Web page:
The Bookish Time Travel Tag

antique_mechanical_clockIt’s a long time since I’ve done anything like this, but englishlitgeek was kind enough to tag me, I loved the theme and the questions that  The Library Lizard set out in the world, and so I decided that it was time.

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What is your favourite historical setting for a book?

Oh my goodness, it is so difficult – almost impossible – for me to pick a setting; because as long as I’ve been reading the most magical thing about books is that they can take me to so many different places and so many times in history.

There is one setting though that has an extra special magic, and I love those authors who have set stories close to my Cornish home and had me believing that the people they wrote about really lived and the stories they told really played out.

I loved the familiar train journey down through the county that John Trevena caught in well in ‘A Pixy in Petticoats’.

I’ve sat on top of a hill near St Just and placed character and events in ‘Penmarric’ by Susan Howatch in places I could see.

I’ve wondered which town centre pubs were visited in ‘The Owl House’ by Crosbie Garstin – The Star, I suspect.

I loved that the title character  in ‘Ruan’ by Bryher walked across the same beach that my dog loves ….

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What writer/s would you like to travel back in time to meet?

I’m a little wary of meeting authors, because I’m shy and would be overwhelmed by some of them, because I can see that some of them valued their privacy and I want to respect that, and because in same cases books are better when you don’t know too much about the author.

But I can think of a few, and I’ve planned a day out with three of my favourite 20th century English lady writers.

I’d spend the morning walking along the River Dart with Agatha Christie. I love the countryside there, and I’ve always admired her riverside home. I’d love to talk to her about books – her own and others she admires – and everything I’ve read about her suggests that we have similar values and would get on well.

I’d call on Margery Sharp in the afternoon. She always looks so at ease in photographs taken in domestic settings, and I so want to tell her how much I love her books. I’d like to ask her what might have happened to Cluny Brown after the surprise ending of the book that bears her name, and I’d hope that she might have a copy of ‘Rhododendron Pie’ – a book that is very scarce and horribly expensive – that I might borrow.

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In the evening I’d go to a dinner party with G B Stern. Her gloriously discursive memoirs have told me that she had an extraordinary circle of friends, that she had wide ranging interests – many of which I share – and that she would be a wonderfully entertaining companion.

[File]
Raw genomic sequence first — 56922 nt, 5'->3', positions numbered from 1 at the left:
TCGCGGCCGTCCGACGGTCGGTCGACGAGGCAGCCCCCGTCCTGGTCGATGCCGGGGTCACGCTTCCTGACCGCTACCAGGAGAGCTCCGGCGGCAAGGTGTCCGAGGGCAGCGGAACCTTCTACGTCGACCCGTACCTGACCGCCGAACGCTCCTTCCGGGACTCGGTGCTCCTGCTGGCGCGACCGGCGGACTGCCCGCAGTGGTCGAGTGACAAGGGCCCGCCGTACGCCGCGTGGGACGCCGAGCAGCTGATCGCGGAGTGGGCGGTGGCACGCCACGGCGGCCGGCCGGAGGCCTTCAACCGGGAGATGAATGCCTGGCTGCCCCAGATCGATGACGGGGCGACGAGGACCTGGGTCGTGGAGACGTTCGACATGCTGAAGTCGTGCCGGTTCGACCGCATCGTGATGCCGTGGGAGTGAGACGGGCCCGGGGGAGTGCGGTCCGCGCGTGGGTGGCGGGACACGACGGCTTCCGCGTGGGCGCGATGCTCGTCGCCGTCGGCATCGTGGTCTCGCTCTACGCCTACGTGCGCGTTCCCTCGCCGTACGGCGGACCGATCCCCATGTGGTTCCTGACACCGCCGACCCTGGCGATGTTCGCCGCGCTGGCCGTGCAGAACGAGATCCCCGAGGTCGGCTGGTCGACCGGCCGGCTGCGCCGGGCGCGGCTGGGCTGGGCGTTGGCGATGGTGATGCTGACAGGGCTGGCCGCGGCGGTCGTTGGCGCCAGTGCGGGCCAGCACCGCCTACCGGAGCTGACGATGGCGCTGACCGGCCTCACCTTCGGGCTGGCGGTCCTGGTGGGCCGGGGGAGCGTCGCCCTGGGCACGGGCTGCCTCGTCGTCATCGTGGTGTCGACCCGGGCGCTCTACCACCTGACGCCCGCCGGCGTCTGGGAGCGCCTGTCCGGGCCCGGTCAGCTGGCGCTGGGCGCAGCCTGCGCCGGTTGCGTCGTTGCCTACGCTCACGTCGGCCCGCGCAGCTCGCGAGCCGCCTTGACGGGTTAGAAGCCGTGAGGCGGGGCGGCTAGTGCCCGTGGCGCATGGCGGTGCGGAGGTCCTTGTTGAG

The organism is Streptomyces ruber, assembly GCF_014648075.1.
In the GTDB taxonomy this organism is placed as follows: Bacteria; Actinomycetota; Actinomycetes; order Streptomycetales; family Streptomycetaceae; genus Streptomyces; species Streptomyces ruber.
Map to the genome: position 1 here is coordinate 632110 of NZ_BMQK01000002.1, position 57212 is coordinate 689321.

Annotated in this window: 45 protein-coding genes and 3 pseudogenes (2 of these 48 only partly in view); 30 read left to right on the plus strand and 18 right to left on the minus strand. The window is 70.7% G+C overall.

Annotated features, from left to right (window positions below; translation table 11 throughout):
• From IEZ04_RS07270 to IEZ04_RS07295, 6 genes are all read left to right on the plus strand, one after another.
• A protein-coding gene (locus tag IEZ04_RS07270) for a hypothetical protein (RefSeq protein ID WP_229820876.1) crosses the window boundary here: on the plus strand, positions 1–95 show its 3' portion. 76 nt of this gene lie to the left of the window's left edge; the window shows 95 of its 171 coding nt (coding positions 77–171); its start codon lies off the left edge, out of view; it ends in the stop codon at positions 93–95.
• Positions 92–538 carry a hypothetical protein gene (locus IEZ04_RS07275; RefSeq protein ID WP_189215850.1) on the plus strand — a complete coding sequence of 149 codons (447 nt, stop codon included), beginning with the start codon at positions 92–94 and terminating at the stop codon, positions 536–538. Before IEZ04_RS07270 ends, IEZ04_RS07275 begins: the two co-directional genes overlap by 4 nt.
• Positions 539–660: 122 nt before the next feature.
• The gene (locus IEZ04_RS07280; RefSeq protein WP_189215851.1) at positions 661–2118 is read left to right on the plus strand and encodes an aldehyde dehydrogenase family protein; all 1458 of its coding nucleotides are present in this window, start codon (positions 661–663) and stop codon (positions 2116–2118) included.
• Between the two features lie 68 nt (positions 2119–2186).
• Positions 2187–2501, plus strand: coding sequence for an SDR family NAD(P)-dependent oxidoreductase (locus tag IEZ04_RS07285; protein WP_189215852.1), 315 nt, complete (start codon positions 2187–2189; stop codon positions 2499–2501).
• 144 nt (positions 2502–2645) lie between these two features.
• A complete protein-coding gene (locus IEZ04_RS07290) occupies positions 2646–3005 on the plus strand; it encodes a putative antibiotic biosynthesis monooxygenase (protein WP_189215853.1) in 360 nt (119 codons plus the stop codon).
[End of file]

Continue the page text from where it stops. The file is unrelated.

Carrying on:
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What book/s would you travel back in time and give to your younger self?

There are two kinds of books that I would take. There are books that I’ve read recently and suspect I would have liked even more when I was a little younger; Mary Stewart’s romantic suspense novels come to mind. There are books by prolific authors I would have liked to have made a start on earlier; authors like Anthony Trollope and Patricia Wentworth.

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But I would leave all of those books here in the present of I could just give my younger self some advice; that there are so many great books in the world already, as well as books still to be written and rediscovered, so there’s no need to read anything that isn’t wonderful; that many of the long, classic novels that look like hard work are nothing of the kind; and that the green Virago Modern Classics that she will see on a display in her university bookshop would be excellent investments ….

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What book/s would you travel forward in time and give to your older self?

I’m not sure that I’d take anything. I’m filling the house with books and I think I have to trust my older self to make her own choices, because I really don’t know how life will change her and influence what she wants to read between now and then.

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What is your favourite futuristic setting from a book?

I really can’t think of one – the books I read all seem to be set in the present or the past.

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What is your favourite book that is set in a different time period (can be historical or futuristic)?

I can never pick a single book, and I could give you umpteen titles, but these were the first five must-mention books that I haven’t mentioned already:

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The Count of Monte Cristo by Alexandre Dumas
The Meaning of Night by Michael Cox
South Riding by Winifred Holtby
The Woman in White by Wilkie Collins
Oscar and Lucinda by Peter Carey

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Spoiler Time: Do you ever skip ahead to the end of a book just to see what happens?

Never! I learned my lesson a long time ago when I looked to see how many pages were left in a particular book and saw something that ruined the rest of the story.

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If you had a Time Turner, where would you go and what would you do?